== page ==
Presently UK’s economy encompasses those of its home nations – England, Scotland, Wales and Northern Ireland. The Isle of Man and the Channel Isles are also considered to be part of the British Isles but have offshore banking statuses.
As a member of the EU, the UK is part of a single market that ensures the free movement of people, goods, services, and capital within member states. Nevertheless, the UK still maintains its own economy and has chosen to continue using the Pound Sterling as its national currency rather than converting to the Euro.
During its heyday as the British Empire, the UK was the largest and most influential economy in the world. As the birthplace of the first Industrial Revolution during the 18th century, the UK ushered in what economic historians agree to be the most significant event in mankind’s history. The UK was also able to be at the forefront of technological advances during this time, giving it a strong economic advantage over any other country in the world.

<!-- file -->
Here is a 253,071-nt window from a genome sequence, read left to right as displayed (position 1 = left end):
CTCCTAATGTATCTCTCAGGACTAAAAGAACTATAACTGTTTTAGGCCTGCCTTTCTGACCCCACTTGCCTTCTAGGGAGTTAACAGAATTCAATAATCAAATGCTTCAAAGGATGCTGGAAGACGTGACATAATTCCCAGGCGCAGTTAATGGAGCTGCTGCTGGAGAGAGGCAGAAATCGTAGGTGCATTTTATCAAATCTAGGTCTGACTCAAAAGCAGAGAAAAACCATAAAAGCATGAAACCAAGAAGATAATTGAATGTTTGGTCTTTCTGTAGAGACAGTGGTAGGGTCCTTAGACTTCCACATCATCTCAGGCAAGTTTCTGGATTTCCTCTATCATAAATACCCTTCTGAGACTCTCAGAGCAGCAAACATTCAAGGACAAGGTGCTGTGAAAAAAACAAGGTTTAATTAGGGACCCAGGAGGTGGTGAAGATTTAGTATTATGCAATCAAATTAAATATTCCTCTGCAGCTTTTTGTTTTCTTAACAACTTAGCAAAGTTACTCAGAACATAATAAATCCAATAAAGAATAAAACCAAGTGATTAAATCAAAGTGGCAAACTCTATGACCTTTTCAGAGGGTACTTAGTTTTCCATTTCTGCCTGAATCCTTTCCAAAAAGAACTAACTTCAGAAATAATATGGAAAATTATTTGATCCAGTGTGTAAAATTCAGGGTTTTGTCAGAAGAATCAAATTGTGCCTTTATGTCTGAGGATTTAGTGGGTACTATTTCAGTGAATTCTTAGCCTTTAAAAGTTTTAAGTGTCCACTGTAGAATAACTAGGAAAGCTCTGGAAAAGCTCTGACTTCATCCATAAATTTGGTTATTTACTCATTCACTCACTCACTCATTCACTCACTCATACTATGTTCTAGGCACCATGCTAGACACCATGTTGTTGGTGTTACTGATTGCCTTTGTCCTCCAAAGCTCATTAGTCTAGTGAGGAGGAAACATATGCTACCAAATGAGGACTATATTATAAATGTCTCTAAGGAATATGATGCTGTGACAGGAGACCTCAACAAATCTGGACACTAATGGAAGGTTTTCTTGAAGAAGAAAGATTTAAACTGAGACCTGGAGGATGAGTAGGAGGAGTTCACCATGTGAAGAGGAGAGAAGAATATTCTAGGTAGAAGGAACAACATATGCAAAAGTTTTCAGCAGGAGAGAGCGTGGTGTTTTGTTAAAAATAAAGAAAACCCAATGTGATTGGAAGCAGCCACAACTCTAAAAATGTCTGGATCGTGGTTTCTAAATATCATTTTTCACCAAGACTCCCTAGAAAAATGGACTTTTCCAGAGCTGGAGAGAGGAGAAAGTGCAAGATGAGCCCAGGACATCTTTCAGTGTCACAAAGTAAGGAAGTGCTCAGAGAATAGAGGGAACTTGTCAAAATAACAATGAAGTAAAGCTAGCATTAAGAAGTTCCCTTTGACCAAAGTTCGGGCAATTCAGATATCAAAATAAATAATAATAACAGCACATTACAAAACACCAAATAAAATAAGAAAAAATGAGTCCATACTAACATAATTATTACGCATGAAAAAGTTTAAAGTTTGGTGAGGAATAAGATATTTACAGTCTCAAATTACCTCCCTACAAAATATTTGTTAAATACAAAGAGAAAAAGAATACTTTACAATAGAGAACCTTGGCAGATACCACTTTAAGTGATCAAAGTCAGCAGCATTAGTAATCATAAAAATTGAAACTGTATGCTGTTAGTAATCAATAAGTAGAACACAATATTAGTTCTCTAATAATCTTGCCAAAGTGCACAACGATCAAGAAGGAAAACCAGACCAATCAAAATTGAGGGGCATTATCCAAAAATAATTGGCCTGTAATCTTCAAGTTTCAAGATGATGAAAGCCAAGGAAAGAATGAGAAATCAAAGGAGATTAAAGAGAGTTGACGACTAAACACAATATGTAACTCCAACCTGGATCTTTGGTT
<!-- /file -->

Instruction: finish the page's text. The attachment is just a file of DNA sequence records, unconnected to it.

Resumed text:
However as other countries began to catch up technologically wise, UK’s economy was also greatly affected by the two World Wars and the breaking up of the British Empire. Although the UK economy has since recovered, it is unlikely to reclaim its former position as the top economic power in the world.
Today, the UK economy faces another struggle to recover from the 2008 financial crisis. Presently, the recovery effort has been sluggish. Although global economic prospects appear to be improving, economic forecasts for the UK have been fairly negative. In April 2011, The IMF slashed its 2011 growth forecast for UK’s economy to 1.75 percent, its third downgrade in a year. A report by the Organisation for Economic Co-operation and Development (OECD) also ranked UK as the slowest growing economy in the G7, with the exception of Japan.
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